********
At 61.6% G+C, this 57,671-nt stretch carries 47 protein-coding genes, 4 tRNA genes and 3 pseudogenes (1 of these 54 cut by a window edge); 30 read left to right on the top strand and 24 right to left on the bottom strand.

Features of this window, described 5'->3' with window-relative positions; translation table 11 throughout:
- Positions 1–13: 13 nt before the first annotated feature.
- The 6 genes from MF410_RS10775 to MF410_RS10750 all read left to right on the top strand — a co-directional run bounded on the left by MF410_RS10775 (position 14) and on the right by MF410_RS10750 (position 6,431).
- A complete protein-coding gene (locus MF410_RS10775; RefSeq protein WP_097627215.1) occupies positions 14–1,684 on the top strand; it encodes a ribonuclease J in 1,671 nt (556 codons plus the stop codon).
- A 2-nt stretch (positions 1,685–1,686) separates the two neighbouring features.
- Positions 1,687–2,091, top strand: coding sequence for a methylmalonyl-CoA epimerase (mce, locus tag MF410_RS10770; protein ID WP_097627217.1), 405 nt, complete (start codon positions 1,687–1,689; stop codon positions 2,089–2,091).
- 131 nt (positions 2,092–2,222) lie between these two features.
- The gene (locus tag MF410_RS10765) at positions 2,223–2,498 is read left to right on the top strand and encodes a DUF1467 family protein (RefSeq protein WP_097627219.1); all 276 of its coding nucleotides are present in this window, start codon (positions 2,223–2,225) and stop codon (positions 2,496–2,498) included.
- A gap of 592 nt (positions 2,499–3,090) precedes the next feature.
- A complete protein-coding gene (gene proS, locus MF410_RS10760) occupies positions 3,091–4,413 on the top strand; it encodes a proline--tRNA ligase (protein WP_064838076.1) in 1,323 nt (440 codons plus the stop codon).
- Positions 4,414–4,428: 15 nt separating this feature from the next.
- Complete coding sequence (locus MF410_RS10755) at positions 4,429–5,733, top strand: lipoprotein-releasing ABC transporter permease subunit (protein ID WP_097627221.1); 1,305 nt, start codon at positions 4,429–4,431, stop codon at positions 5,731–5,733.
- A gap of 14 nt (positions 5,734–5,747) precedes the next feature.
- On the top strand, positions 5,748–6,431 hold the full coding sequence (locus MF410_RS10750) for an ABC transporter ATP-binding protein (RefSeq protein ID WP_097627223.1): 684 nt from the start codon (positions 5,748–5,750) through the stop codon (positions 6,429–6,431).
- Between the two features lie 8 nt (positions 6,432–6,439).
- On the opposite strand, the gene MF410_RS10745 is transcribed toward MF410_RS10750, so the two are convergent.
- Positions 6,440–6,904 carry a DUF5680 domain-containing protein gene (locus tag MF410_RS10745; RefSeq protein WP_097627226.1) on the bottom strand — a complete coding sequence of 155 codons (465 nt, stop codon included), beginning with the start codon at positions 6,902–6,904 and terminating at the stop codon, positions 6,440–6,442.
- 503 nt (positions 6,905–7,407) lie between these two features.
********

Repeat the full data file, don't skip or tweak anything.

At 61.6% G+C, this 57,671-nt stretch carries 47 protein-coding genes, 4 tRNA genes and 3 pseudogenes (1 of these 54 cut by a window edge); 30 read left to right on the top strand and 24 right to left on the bottom strand.

Features of this window, described 5'->3' with window-relative positions; translation table 11 throughout:
- Positions 1–13: 13 nt before the first annotated feature.
- The 6 genes from MF410_RS10775 to MF410_RS10750 all read left to right on the top strand — a co-directional run bounded on the left by MF410_RS10775 (position 14) and on the right by MF410_RS10750 (position 6,431).
- A complete protein-coding gene (locus MF410_RS10775; RefSeq protein WP_097627215.1) occupies positions 14–1,684 on the top strand; it encodes a ribonuclease J in 1,671 nt (556 codons plus the stop codon).
- A 2-nt stretch (positions 1,685–1,686) separates the two neighbouring features.
- Positions 1,687–2,091, top strand: coding sequence for a methylmalonyl-CoA epimerase (mce, locus tag MF410_RS10770; protein ID WP_097627217.1), 405 nt, complete (start codon positions 1,687–1,689; stop codon positions 2,089–2,091).
- 131 nt (positions 2,092–2,222) lie between these two features.
- The gene (locus tag MF410_RS10765) at positions 2,223–2,498 is read left to right on the top strand and encodes a DUF1467 family protein (RefSeq protein WP_097627219.1); all 276 of its coding nucleotides are present in this window, start codon (positions 2,223–2,225) and stop codon (positions 2,496–2,498) included.
- A gap of 592 nt (positions 2,499–3,090) precedes the next feature.
- A complete protein-coding gene (gene proS, locus MF410_RS10760) occupies positions 3,091–4,413 on the top strand; it encodes a proline--tRNA ligase (protein WP_064838076.1) in 1,323 nt (440 codons plus the stop codon).
- Positions 4,414–4,428: 15 nt separating this feature from the next.
- Complete coding sequence (locus MF410_RS10755) at positions 4,429–5,733, top strand: lipoprotein-releasing ABC transporter permease subunit (protein ID WP_097627221.1); 1,305 nt, start codon at positions 4,429–4,431, stop codon at positions 5,731–5,733.
- A gap of 14 nt (positions 5,734–5,747) precedes the next feature.
- On the top strand, positions 5,748–6,431 hold the full coding sequence (locus MF410_RS10750) for an ABC transporter ATP-binding protein (RefSeq protein ID WP_097627223.1): 684 nt from the start codon (positions 5,748–5,750) through the stop codon (positions 6,429–6,431).
- Between the two features lie 8 nt (positions 6,432–6,439).
- On the opposite strand, the gene MF410_RS10745 is transcribed toward MF410_RS10750, so the two are convergent.
- Positions 6,440–6,904 carry a DUF5680 domain-containing protein gene (locus tag MF410_RS10745; RefSeq protein WP_097627226.1) on the bottom strand — a complete coding sequence of 155 codons (465 nt, stop codon included), beginning with the start codon at positions 6,902–6,904 and terminating at the stop codon, positions 6,440–6,442.
- 503 nt (positions 6,905–7,407) lie between these two features.